Helpful hints to aid your recovery following Surgery
This web- page has been produced to give you general information about your recovery. It is not meant to replace the discussion between you and your doctor, but may act as a starting point for discussion. If after reading it you have any concerns or require further explanation, please discuss this with the doctor who has been caring for you.
Many people are surprised at the length of time it takes to get over an operation even if it is fairly minor, but time, nature and a bit of determination are usually effective.
Do not be afraid to ask for advice, however small your worry may seem. A few words can often save a lot of anxiety.
Most people feel rather tired and insecure when they first go home and are frustrated by not feeling able to do all the things they want. Do not worry if this happens to you as it is quite normal. Instead, make a plan for yourself of gradually increasing the things you do by yourself over the following weeks.
It is often helpful to plan a ‘rest time’ during the day when you can be undisturbed. On the whole, resting on your bed rather than in a chair is more relaxing. If possible, let your friends and relatives know when you will be resting so that they will not disturb you during this time.
Adequate pain control is essential to help you recover following your surgery.
Take suitable pain killers at home, which have been advised by your doctor.
All wounds progress through several stages of healing and you will be able to see changes in your wound. The following points are normal and are frequently experienced:
1. Unusual sensations such as tingling, numbness or itching.
2. A slightly hard lumpy feeling as the new tissue forms
3. Slight pulling around the stitches as the wound heals
Remember – do not pull off any scabs as they protect the new tissues underneath and act as ‘nature’s dressing’. They will fall off without any help when ready.
Remember-gentle massage around the wound will stop the new tissue ‘sticking’ to the underlying structures, particularly if your wound lies over a hard surface such as bone.
Seek help if-the amount of pain in your wound increases, if the amount of redness and / or swelling increases and if there is any discharge from your wound.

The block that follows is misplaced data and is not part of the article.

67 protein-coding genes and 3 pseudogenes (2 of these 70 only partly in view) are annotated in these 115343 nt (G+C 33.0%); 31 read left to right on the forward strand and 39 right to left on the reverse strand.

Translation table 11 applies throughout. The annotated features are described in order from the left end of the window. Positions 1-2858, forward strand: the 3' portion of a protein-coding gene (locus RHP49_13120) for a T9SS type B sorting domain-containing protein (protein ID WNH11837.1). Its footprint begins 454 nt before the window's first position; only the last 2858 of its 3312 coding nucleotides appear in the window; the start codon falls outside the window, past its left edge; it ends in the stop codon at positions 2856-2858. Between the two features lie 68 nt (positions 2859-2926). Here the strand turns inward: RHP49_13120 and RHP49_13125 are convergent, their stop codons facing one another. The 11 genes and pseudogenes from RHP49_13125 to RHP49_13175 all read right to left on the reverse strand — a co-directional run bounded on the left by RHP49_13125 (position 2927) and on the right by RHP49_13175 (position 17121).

The sort of movements that can cause discomfort are bending or stretching (e.g. reaching high or low shelves), lifting heavy weights (including small children), and pushing or pulling (such as vacuuming or mowing the lawn). Similarly, standing for long periods (eg. washing up or cleaning vegetables) can be tiring.
If help is available for the first one or two weeks after discharge it is very useful.
There is no rule about the time at which you can resume your usual sexual relationships. As a rough guide, by the time you are ready to go back to work this activity can be resumed, although some people will feel ready earlier.
Ask for advice if your operation is related to this area or if you are concerned about resuming your usual contraceptive methods (especially the pill).
Work and exercise
The time at which you can return to work depends on both the type of operation you have had and what the job is. It is better to feel completely well before you return as many people feel tired and find concentration difficult to start with. More specific advice can be given either by the hospital staff or your local surgery.
If you take regular exercise, swim or attend a gym ask your doctor for advice for when you can resume these activities.
The time at which you can safely start driving varies a great deal with the type of operation you have had. Ask for specific advice from your care team, but do remember that your movement and strength must be up to coping with an emergency stop as well as normal driving. Also some drugs affect concentration especially strong pain killers.
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